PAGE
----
Campylobacter jejuni (C. jejuni) and Campylobacter coli (C. coli) are the most common campylobacter species related to human gastroenteritis. Due to their large similarity, these two species are not differentiated in laboratories. In this report, the coinfection with C. jejuni and C. coli was studied in two pediatric patients. The aim of the present report was to determine if simultaneous coinfection with C. jejuni and C. coli, with different antibiotic profiles, could happen.
In the present report, two patients clinically diagnosed with bacillary dysentery, showing fever and pus in their stool and undergoing treatment with cotrimoxazole, were microbiologically investigated through the modified Gram stain, culture and duplex PCR for diagnosing C. jejuni and C. coli. Based on microbiological and molecular results, coinfection with C. jejuni and C. coli were determined in both patients. Campylobacters isolated from patients were resistant to erythromycin, tetracycline, ciprofloxacin, ampicillin, gentamicin, and nalidixic acid. Also, in both patients, C. jejuni was sensitive to cotrimoxazole and ceftriaxone. In contrast, isolated C. coli were resistant to cotrimoxazole and sensitive to ceftriaxone.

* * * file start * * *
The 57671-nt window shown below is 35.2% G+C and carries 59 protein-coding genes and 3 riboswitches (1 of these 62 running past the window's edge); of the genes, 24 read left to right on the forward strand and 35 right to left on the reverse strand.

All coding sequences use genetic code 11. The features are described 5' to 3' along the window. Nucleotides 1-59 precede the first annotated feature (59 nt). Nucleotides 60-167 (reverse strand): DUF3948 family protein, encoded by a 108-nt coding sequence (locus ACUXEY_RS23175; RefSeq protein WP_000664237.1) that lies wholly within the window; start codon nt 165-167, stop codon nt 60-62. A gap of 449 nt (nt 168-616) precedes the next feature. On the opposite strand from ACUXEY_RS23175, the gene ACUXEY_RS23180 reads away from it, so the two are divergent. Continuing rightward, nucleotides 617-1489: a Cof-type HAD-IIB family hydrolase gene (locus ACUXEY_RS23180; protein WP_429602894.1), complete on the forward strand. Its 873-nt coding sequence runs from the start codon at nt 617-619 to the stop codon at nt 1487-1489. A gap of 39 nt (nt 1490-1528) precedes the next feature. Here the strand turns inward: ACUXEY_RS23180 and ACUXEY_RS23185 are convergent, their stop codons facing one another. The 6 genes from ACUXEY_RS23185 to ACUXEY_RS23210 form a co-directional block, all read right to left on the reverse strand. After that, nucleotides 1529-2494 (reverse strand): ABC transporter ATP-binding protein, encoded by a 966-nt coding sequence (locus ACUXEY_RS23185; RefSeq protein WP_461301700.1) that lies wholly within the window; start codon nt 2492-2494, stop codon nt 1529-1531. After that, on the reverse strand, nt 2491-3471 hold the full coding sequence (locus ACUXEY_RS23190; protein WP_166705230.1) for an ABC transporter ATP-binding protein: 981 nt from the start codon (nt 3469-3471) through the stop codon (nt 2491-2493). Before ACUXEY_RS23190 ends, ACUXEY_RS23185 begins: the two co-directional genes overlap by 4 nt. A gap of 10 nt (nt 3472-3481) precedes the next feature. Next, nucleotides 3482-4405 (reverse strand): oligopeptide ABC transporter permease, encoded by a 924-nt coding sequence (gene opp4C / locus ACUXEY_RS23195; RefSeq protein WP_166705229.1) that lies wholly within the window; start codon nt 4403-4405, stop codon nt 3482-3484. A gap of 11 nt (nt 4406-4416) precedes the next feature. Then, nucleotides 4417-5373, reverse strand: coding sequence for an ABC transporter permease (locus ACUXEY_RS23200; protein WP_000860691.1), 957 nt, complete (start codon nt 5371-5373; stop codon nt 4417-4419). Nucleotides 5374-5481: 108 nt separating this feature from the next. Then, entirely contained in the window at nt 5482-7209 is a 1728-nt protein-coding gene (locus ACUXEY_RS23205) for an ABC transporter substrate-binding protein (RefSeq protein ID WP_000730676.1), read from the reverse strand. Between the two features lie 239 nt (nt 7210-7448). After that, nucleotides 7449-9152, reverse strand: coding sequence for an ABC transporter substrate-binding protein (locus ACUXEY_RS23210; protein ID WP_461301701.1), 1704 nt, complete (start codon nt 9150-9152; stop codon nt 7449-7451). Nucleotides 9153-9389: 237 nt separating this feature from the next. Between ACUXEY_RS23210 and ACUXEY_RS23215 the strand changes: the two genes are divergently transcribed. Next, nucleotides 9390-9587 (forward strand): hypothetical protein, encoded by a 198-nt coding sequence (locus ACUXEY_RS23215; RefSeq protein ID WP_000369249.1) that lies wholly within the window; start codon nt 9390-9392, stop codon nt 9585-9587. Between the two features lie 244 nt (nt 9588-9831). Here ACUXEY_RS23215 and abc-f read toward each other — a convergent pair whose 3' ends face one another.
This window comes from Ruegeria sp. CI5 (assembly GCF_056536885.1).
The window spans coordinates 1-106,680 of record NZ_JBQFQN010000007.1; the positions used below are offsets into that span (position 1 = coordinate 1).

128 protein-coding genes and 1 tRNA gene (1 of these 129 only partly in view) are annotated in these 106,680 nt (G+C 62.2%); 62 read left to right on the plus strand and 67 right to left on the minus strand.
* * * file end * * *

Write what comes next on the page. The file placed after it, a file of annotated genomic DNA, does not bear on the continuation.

The two patients were simultaneously infected with C. jejuni and C. coli and both were carried all the antibiotic resistant genes under study. In spite of the sensitivity of C. jejuni to cotrimoxazole, no improvement was observed for C. coli due to its resistance to this antibiotic. This finding emphasizes on the important role of microbiology investigation once empirical therapy is needed. This issue must be taken seriously in pediatric hospitals.